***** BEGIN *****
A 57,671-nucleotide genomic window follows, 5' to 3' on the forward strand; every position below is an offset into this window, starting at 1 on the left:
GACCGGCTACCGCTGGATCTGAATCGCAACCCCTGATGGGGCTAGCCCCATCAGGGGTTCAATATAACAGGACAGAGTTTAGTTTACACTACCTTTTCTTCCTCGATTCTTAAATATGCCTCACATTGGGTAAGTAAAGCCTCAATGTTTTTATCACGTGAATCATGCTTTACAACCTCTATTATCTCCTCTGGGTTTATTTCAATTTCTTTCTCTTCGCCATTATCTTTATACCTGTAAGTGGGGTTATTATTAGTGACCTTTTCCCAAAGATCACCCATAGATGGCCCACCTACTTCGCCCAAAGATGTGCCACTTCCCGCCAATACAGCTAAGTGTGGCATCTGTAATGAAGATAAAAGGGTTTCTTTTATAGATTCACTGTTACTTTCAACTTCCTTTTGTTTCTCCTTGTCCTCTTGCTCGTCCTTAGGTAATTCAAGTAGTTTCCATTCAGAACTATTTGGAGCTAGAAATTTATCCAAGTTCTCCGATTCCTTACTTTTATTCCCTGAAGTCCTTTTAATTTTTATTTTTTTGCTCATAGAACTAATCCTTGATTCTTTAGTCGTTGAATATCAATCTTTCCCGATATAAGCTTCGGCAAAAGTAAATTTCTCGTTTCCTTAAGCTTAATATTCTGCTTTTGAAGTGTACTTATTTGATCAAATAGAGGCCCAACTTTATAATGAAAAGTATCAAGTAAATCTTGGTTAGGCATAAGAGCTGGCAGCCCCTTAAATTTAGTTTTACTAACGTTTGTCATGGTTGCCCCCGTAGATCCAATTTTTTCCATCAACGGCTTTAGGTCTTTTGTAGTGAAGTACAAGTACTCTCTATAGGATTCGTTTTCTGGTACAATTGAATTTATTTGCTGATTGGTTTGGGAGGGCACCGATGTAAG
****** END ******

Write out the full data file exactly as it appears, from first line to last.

A 57,671-nucleotide genomic window follows, 5' to 3' on the forward strand; every position below is an offset into this window, starting at 1 on the left:
GACCGGCTACCGCTGGATCTGAATCGCAACCCCTGATGGGGCTAGCCCCATCAGGGGTTCAATATAACAGGACAGAGTTTAGTTTACACTACCTTTTCTTCCTCGATTCTTAAATATGCCTCACATTGGGTAAGTAAAGCCTCAATGTTTTTATCACGTGAATCATGCTTTACAACCTCTATTATCTCCTCTGGGTTTATTTCAATTTCTTTCTCTTCGCCATTATCTTTATACCTGTAAGTGGGGTTATTATTAGTGACCTTTTCCCAAAGATCACCCATAGATGGCCCACCTACTTCGCCCAAAGATGTGCCACTTCCCGCCAATACAGCTAAGTGTGGCATCTGTAATGAAGATAAAAGGGTTTCTTTTATAGATTCACTGTTACTTTCAACTTCCTTTTGTTTCTCCTTGTCCTCTTGCTCGTCCTTAGGTAATTCAAGTAGTTTCCATTCAGAACTATTTGGAGCTAGAAATTTATCCAAGTTCTCCGATTCCTTACTTTTATTCCCTGAAGTCCTTTTAATTTTTATTTTTTTGCTCATAGAACTAATCCTTGATTCTTTAGTCGTTGAATATCAATCTTTCCCGATATAAGCTTCGGCAAAAGTAAATTTCTCGTTTCCTTAAGCTTAATATTCTGCTTTTGAAGTGTACTTATTTGATCAAATAGAGGCCCAACTTTATAATGAAAAGTATCAAGTAAATCTTGGTTAGGCATAAGAGCTGGCAGCCCCTTAAATTTAGTTTTACTAACGTTTGTCATGGTTGCCCCCGTAGATCCAATTTTTTCCATCAACGGCTTTAGGTCTTTTGTAGTGAAGTACAAGTACTCTCTATAGGATTCGTTTTCTGGTACAATTGAATTTATTTGCTGATTGGTTTGGGAGGGCACCGATGTAAG